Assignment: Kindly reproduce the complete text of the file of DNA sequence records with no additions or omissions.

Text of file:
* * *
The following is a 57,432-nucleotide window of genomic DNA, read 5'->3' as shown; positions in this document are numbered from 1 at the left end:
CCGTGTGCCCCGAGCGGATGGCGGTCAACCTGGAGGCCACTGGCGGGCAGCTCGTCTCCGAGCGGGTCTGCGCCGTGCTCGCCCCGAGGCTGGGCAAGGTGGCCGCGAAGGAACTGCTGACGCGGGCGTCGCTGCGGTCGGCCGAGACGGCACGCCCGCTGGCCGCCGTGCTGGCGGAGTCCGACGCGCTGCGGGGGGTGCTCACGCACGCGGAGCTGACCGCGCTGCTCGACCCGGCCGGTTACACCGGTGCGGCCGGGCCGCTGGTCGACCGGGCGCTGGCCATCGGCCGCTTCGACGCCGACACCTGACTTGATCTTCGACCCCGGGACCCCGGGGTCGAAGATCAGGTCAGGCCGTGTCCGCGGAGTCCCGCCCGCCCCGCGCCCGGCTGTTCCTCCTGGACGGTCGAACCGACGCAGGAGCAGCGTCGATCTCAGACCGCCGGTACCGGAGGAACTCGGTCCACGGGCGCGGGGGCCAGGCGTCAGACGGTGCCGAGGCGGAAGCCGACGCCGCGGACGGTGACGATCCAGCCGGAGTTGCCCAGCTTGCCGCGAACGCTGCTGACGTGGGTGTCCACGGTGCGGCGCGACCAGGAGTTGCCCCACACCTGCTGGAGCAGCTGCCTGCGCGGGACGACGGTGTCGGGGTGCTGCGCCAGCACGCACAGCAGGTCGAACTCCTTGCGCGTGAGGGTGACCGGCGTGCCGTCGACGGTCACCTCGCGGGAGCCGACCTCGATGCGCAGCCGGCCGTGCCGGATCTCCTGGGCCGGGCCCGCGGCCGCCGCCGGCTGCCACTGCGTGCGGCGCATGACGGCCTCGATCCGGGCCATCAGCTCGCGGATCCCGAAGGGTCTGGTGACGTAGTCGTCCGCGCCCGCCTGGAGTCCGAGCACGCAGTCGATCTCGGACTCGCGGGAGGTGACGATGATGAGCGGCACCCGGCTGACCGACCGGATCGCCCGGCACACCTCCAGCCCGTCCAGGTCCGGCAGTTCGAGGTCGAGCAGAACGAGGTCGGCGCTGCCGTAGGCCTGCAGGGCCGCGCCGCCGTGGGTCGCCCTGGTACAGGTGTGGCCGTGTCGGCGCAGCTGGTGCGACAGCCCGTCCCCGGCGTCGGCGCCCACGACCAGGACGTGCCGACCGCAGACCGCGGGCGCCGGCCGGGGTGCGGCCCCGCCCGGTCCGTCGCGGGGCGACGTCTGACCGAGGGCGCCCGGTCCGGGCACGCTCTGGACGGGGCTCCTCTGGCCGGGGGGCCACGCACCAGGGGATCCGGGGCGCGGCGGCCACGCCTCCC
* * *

The following is a 57,432-nucleotide window of genomic DNA, read 5'->3' as shown; positions in this document are numbered from 1 at the left end:
CCGTGTGCCCCGAGCGGATGGCGGTCAACCTGGAGGCCACTGGCGGGCAGCTCGTCTCCGAGCGGGTCTGCGCCGTGCTCGCCCCGAGGCTGGGCAAGGTGGCCGCGAAGGAACTGCTGACGCGGGCGTCGCTGCGGTCGGCCGAGACGGCACGCCCGCTGGCCGCCGTGCTGGCGGAGTCCGACGCGCTGCGGGGGGTGCTCACGCACGCGGAGCTGACCGCGCTGCTCGACCCGGCCGGTTACACCGGTGCGGCCGGGCCGCTGGTCGACCGGGCGCTGGCCATCGGCCGCTTCGACGCCGACACCTGACTTGATCTTCGACCCCGGGACCCCGGGGTCGAAGATCAGGTCAGGCCGTGTCCGCGGAGTCCCGCCCGCCCCGCGCCCGGCTGTTCCTCCTGGACGGTCGAACCGACGCAGGAGCAGCGTCGATCTCAGACCGCCGGTACCGGAGGAACTCGGTCCACGGGCGCGGGGGCCAGGCGTCAGACGGTGCCGAGGCGGAAGCCGACGCCGCGGACGGTGACGATCCAGCCGGAGTTGCCCAGCTTGCCGCGAACGCTGCTGACGTGGGTGTCCACGGTGCGGCGCGACCAGGAGTTGCCCCACACCTGCTGGAGCAGCTGCCTGCGCGGGACGACGGTGTCGGGGTGCTGCGCCAGCACGCACAGCAGGTCGAACTCCTTGCGCGTGAGGGTGACCGGCGTGCCGTCGACGGTCACCTCGCGGGAGCCGACCTCGATGCGCAGCCGGCCGTGCCGGATCTCCTGGGCCGGGCCCGCGGCCGCCGCCGGCTGCCACTGCGTGCGGCGCATGACGGCCTCGATCCGGGCCATCAGCTCGCGGATCCCGAAGGGTCTGGTGACGTAGTCGTCCGCGCCCGCCTGGAGTCCGAGCACGCAGTCGATCTCGGACTCGCGGGAGGTGACGATGATGAGCGGCACCCGGCTGACCGACCGGATCGCCCGGCACACCTCCAGCCCGTCCAGGTCCGGCAGTTCGAGGTCGAGCAGAACGAGGTCGGCGCTGCCGTAGGCCTGCAGGGCCGCGCCGCCGTGGGTCGCCCTGGTACAGGTGTGGCCGTGTCGGCGCAGCTGGTGCGACAGCCCGTCCCCGGCGTCGGCGCCCACGACCAGGACGTGCCGACCGCAGACCGCGGGCGCCGGCCGGGGTGCGGCCCCGCCCGGTCCGTCGCGGGGCGACGTCTGACCGAGGGCGCCCGGTCCGGGCACGCTCTGGACGGGGCTCCTCTGGCCGGGGGGCCACGCACCAGGGGATCCGGGGCGCGGCGGCCACGCCTCCC